Over the years a quiche or a Spanish omelette has been one of my staple dishes, either for a summer supper or a light lunch. I guess the key factor is the eggs. We have kept hens for over 25 years and our current small flock and their ruling cockerel, Rhodie, provide us with on average 3/4 eggs a day in the early spring. Within a couple of days we have enough eggs to make a quiche but of late it is a Strata that has popped into my mind as I start to cook. I first learned of Stratas from Nan, an American member of my AgaSagaLife Facebook group and since then I have made at least one a week and get more adventurous with each one.
Now, a Strata suits my cooking style well. With a quiche I have often got fed up at the pastry stage, and with a frittata I have had some turning-over disasters before putting in the oven. A Strata is so much easier and it combines ingredients I usually have in stock – bread, eggs and milk. For those of you who bake or eat sourdough you will know that the last piece of the loaf can be quite hard and unforgiving on your teeth, and if you are a regular baker like me you already have another loaf on the way, so, until I discovered Strata I would soak the last of the loaf in water until the chickens beaks could manage it. No longer! I now cut it up into bite site pieces and layer them in the bottom of my quiche dish, or another other dish which is easily on hand and is the right size for the amount of eggs I have.
How I usually make a Strata in a 10″ quiche dish… I make them very much depending on the ingredients I have around at the time. Less ingredients to put in = add more bread 🙂
The night before I make up the Strata by tearing or cutting up and left over, day old sourdough and scatter it onto the bottom of a buttered dish, mine is about 10″ round. I will then fry up one or two onions, garlic, mushrooms, peppers, whatever I have available and scatter them over the bread. In the case of the Spinach version I just laid the uncooked spinach over as I didn’t want it to get soggy with recooking. I then beat 6 eggs, the more free range the better, into about half a pint of milk ish, and add a splash of cream if you have any open. Generous salt and pepper and then pour over the bread and veg. A generous grating of cheese, or a few lumps of stilton or brie and then cover over night and put into the fridge. I cover with a silicone lid which you can just see on the right hand Aga lid. The Strata can sit happily in the fridge until you cook it for breakfast or lunch the next day. Leaving it overnight gives the flavours a chance to soak into the bread although it is still pretty nice if you cook it straight away. I put halfway up the top oven of my Aga for about 35 minutes. When you take it out it has puffed up and turned golden and will deflate slightly after a few minutes.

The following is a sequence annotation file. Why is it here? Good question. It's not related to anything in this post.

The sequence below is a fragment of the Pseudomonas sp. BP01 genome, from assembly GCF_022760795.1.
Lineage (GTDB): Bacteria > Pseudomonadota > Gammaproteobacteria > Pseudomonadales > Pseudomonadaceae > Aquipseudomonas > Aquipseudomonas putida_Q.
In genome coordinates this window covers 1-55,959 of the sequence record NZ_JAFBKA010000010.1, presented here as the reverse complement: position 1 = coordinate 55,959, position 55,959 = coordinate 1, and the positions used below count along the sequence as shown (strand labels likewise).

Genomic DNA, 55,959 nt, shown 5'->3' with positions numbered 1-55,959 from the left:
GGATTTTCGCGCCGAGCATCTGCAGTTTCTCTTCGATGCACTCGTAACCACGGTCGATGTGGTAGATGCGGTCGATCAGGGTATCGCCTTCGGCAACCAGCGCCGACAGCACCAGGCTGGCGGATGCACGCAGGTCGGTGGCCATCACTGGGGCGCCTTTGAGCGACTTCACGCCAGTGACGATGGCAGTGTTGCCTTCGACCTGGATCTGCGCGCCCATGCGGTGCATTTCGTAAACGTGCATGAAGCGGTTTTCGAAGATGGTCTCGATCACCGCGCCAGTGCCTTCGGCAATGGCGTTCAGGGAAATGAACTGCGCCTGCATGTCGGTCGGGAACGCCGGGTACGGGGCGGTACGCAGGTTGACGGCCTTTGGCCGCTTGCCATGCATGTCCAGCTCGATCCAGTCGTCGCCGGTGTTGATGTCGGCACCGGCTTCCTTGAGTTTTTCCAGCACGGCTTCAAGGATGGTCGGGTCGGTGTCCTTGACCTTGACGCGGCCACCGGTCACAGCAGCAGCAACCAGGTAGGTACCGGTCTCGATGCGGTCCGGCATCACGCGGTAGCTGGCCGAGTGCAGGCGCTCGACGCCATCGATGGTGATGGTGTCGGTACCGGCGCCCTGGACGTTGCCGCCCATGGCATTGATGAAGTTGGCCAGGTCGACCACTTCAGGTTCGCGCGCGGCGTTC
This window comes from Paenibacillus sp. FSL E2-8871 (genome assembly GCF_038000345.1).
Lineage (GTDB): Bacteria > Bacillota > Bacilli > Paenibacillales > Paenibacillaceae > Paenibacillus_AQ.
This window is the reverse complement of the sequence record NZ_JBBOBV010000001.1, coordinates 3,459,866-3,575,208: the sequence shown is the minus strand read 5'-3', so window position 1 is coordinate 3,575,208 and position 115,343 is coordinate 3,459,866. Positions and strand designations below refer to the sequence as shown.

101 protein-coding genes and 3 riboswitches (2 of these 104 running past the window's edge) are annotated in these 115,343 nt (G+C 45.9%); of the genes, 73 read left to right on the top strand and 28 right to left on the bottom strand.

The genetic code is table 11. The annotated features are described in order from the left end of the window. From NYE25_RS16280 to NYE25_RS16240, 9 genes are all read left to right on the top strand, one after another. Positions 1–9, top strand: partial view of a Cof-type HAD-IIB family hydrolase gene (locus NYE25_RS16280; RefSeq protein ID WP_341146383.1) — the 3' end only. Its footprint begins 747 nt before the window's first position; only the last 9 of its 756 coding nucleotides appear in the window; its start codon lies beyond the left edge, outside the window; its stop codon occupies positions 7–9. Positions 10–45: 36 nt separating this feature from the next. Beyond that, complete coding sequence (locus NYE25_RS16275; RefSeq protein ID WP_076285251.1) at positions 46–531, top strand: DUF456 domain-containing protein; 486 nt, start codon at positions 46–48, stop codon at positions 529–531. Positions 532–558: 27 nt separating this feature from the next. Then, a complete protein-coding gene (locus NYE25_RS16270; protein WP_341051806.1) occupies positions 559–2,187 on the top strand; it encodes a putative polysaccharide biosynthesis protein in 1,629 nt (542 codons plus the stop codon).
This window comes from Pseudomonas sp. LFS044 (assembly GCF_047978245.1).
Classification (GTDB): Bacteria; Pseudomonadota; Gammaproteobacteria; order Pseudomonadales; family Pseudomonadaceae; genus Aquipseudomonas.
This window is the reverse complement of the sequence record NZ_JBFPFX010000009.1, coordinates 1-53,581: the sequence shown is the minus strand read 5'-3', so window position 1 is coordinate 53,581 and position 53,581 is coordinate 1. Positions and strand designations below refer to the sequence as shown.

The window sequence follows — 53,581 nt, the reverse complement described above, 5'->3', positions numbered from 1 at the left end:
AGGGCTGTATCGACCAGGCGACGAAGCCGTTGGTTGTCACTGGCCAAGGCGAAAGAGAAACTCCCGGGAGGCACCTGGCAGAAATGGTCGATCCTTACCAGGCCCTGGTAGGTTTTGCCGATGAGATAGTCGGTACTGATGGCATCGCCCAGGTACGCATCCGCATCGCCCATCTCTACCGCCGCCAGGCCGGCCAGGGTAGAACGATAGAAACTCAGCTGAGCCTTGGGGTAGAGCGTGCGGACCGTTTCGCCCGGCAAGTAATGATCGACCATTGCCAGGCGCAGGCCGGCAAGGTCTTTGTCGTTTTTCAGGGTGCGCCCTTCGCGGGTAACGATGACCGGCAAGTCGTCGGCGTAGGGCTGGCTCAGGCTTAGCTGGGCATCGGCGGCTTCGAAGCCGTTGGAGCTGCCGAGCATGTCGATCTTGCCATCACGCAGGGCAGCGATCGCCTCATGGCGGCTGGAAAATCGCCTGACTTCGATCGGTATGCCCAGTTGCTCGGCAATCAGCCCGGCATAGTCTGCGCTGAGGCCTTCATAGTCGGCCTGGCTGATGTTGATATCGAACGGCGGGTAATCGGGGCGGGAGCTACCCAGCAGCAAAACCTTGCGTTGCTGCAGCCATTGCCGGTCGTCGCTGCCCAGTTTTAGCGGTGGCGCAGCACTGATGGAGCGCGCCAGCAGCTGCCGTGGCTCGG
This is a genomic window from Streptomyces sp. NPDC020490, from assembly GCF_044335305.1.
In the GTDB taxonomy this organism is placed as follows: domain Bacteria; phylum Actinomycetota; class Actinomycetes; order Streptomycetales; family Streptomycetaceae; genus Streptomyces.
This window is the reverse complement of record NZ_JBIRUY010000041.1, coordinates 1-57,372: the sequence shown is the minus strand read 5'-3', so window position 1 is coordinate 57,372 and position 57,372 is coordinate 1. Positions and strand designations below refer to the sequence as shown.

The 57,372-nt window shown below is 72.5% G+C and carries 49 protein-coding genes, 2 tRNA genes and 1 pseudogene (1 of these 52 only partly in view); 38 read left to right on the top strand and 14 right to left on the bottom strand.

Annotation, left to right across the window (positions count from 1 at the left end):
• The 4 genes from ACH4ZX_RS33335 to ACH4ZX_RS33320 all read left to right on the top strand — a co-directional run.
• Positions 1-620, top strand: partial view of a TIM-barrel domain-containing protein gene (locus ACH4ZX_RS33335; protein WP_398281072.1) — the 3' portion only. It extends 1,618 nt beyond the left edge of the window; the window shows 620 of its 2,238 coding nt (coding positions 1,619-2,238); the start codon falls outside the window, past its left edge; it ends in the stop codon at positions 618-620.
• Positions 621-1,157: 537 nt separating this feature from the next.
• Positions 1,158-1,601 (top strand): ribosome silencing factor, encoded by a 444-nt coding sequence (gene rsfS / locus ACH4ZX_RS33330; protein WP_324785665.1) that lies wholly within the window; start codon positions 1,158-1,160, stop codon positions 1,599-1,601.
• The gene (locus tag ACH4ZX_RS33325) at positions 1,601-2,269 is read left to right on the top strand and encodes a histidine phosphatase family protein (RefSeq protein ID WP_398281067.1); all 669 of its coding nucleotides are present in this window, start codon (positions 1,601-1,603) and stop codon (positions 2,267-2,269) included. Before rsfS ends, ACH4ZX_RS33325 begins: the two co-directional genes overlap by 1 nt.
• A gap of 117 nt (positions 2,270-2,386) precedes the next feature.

Best served with a large green salad and fresh sliced tomatoes.
We had a slightly scant Sunday lunch recently with more people to feed than food available so bulked the meal out with a large Apple Strata for pudding. I only had two nice large eating apples so added some frozen fruit from the freezer and added a bit of cinamon to the egg mix. It came out like a custardy bread pudding. Lush.